7 January 2014

“Integrity Plus”, the supersized national integrity systems assessment published by Transparency International NZ last November provides a substantial evaluation of the way our institutions, laws, procedures, practices and attitudes contribute to the exercise of power with integrity.  There has not been any substantive critique yet of the assessment, which to a large degree confirmed the general view of many who have an interest in these matters – that New Zealand’s national integrity systems remain fundamentally strong and rate highly on a broad range of transparency and good governance indicators.

The summary is that “…by international standards there is very little corruption in New Zealand. It is clear that New Zealand remains legitimately highly rated …(for) transparency and quality of governance…”

What appears as a collective passivity and complacency is a concern to the assessors.  Politically there is no imperative for a stronger measures, there is no concerted attention given by civil society to integrity matters,  the public sector commitment is resource constrained, and the commercial sector is largely uninterested.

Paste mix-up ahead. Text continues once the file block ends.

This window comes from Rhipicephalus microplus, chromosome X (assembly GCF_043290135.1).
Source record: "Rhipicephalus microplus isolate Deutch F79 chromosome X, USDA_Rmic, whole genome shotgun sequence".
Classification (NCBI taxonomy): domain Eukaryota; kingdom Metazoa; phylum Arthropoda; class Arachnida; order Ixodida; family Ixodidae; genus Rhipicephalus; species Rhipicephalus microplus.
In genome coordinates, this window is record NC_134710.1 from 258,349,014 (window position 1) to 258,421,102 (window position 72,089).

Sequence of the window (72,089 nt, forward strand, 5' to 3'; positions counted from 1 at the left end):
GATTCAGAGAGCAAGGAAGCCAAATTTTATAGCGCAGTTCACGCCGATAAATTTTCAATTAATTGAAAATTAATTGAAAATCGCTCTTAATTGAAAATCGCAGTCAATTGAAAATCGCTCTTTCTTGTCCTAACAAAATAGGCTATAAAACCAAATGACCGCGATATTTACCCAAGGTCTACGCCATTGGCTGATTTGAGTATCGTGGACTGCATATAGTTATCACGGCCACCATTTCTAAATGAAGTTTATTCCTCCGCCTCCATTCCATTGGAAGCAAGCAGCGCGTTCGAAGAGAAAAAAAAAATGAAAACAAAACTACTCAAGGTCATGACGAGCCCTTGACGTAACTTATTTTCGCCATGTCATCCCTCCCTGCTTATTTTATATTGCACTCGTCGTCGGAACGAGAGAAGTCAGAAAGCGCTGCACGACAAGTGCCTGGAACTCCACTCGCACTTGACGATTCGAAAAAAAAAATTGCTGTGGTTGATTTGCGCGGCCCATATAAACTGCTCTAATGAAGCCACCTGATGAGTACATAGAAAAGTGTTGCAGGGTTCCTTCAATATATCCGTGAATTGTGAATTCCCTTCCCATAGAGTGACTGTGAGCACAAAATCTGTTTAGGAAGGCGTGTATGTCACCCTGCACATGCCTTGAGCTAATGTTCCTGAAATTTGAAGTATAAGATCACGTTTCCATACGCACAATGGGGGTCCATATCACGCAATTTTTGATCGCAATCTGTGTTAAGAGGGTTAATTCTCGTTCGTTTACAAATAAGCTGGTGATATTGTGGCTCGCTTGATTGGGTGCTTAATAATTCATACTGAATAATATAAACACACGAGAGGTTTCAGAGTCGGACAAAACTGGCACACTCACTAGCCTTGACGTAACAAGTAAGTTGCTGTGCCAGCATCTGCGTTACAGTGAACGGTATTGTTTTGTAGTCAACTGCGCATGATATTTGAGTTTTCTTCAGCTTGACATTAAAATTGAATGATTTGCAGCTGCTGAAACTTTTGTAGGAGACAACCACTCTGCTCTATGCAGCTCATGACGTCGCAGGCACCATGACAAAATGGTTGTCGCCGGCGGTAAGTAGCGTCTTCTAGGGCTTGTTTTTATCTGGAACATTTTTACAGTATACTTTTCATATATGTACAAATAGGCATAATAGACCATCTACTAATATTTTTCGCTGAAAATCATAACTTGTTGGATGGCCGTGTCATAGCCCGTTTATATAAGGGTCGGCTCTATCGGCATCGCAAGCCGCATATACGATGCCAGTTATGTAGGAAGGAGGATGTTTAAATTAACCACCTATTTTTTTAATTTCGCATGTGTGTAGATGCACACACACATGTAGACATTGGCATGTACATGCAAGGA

The primary recommendation is that New Zealand ratifies its membership of the UN Convention Against Corruption and implements a national anti corruption strategy, as encouraged by UNCAC.  Transparency International NZ has continually criticised New Zealand’s tardiness in committing to UNCAC, although membership cannot be seen as necessarily making a difference to the anti corruption environment in any of the 140 States parties. 

( Interestingly, despite the United States championing UNCAC membership, the Financial Transparency blog this week noted that “…U.S. Department of Justice reported that HSBC wilfully failed to apply money laundering controls to $881 million in drug trafficking proceeds. The investigation compelling(ly) revealed that senior officials at HSBC were complicit. Despite the magnitude of this crime and the intent behind their actions, no one at HSBC went to jail. While the United States does have strong anti-money laundering structural reforms, in practice, the nation is still behind…”  )